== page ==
2) (Business Class) - There are a number of products on the market designed to do exactly what we are talking about. A company named Flex-Hone (designed for removing machining and tool marks from the inside of engine blocks) makes a product uniquely called the Flex-Hone; the idea being that engine cylenders and shotgun barrels really ain't all that uncommon after all. The Flex-Hone is, for lack of a better description, a special drill attachment that litterally polishes and smoothes the inside of a shotgun barrel. The device itself looks like a regular bore brush that has some sort of infection, or has started growing coral, as there are several balls of compound on the ends of the bristles (this is what does the work). The whole lot is attached to the end of a flexible (hence flex hone) twisted metal rod that attaches to a common high speed drill. Pick up some flex-hone oil and get to work. There are detailed instructions available with some simple websearches. Just google 'polishing a shotgun bore', and you'll find plenty of useful info.

3) (Coach) - For the rest of us (and I'm probably finally going to break down and order a flex-hone this year anyway). I have always used JBs Non-Embedding Bore compound. I take a stout aluminum shotgun rod (usually just two sections), and screw a bronze brush into the end. Then I wrap two patches around the brush and coat it up with JBs. I chuck the whole works up into the DeWalt and being VERY careful not to hit the walls of my barrel, let the big dog eat in smooth even strokes for about 2-3 minutes. Clean out with oil patches. Then repeat the process with JBs Bore Bright. You'll notice a huge difference right off the bat. Its not exactly scientific, and if the barrel starts to get hot... you need to keep the thing moving.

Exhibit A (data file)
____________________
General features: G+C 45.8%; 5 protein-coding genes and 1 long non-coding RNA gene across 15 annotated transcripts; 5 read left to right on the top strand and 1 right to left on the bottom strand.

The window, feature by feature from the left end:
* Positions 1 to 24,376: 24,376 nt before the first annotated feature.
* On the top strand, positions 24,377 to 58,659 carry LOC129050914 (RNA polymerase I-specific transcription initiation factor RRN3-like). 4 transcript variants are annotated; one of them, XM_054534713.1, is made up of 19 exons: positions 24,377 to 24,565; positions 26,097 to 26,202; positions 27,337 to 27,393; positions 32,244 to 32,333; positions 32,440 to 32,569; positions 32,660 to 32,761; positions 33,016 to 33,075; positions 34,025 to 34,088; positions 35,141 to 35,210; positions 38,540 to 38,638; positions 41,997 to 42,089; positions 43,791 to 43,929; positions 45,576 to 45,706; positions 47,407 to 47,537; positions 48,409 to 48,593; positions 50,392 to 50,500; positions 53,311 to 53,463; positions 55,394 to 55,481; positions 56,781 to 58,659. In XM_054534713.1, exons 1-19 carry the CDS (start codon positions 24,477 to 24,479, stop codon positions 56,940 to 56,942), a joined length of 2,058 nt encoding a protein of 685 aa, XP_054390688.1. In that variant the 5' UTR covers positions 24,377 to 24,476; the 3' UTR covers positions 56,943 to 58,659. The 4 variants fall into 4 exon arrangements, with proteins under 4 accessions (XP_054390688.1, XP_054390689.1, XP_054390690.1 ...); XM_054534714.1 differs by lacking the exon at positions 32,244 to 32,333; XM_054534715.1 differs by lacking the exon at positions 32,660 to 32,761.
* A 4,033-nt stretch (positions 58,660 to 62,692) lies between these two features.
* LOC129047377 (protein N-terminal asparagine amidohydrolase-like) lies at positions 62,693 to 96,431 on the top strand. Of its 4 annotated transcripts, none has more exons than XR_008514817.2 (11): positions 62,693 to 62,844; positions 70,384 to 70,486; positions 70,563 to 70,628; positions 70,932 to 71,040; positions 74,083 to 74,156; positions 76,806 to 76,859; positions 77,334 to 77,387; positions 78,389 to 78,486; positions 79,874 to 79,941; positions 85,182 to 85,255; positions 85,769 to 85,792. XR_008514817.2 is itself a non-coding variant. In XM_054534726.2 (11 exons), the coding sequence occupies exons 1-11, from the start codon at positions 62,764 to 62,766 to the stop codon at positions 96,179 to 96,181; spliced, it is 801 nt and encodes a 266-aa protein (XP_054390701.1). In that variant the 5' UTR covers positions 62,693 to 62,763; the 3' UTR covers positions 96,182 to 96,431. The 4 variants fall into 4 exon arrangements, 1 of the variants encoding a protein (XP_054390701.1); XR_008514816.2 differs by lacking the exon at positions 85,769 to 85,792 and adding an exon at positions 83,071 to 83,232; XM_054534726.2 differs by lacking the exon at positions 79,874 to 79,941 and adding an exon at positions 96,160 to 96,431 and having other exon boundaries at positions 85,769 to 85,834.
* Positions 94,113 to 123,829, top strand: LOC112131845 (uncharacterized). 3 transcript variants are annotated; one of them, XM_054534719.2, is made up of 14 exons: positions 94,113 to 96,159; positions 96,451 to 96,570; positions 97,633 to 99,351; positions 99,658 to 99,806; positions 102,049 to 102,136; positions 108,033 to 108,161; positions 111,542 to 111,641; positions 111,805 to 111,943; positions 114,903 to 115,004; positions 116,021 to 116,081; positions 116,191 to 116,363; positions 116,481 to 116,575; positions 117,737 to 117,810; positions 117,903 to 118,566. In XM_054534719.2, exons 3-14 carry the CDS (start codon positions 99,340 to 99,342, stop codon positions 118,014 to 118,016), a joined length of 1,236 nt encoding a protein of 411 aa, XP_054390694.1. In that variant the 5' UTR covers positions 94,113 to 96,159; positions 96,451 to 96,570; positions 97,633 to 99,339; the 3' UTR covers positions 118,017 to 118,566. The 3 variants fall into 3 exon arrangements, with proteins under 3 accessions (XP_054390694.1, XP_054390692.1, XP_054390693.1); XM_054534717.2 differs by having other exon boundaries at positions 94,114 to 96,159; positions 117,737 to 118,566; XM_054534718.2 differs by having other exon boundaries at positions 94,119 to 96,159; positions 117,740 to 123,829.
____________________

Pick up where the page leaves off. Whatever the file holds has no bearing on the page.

FWIW: I immediately noticed HUGE improvements across the board with my patterns... and not just out of my turkey guns. Waterfowl loads, buckshot, target loads.... all of them... nice and even.

It makes your guns immensely easier to care for as well. I can shoot a box of target loads and you can't hardly tell my gun has been fired by looking down the bore. None of that crap has anything to stick to.

I give a lot of my choke tubes the same treatment. A good custom tube will already be polished when you take it from its originial package.... thats part of why you pay a premium for it.

Good luck. Take your time.
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Old 03-14-2010, 11:25 AM
  #10  
Spike
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ok i borrowed a choke and if i like it i can buy it..its a primos jellyhead .665 what shells should i shoot out with this setup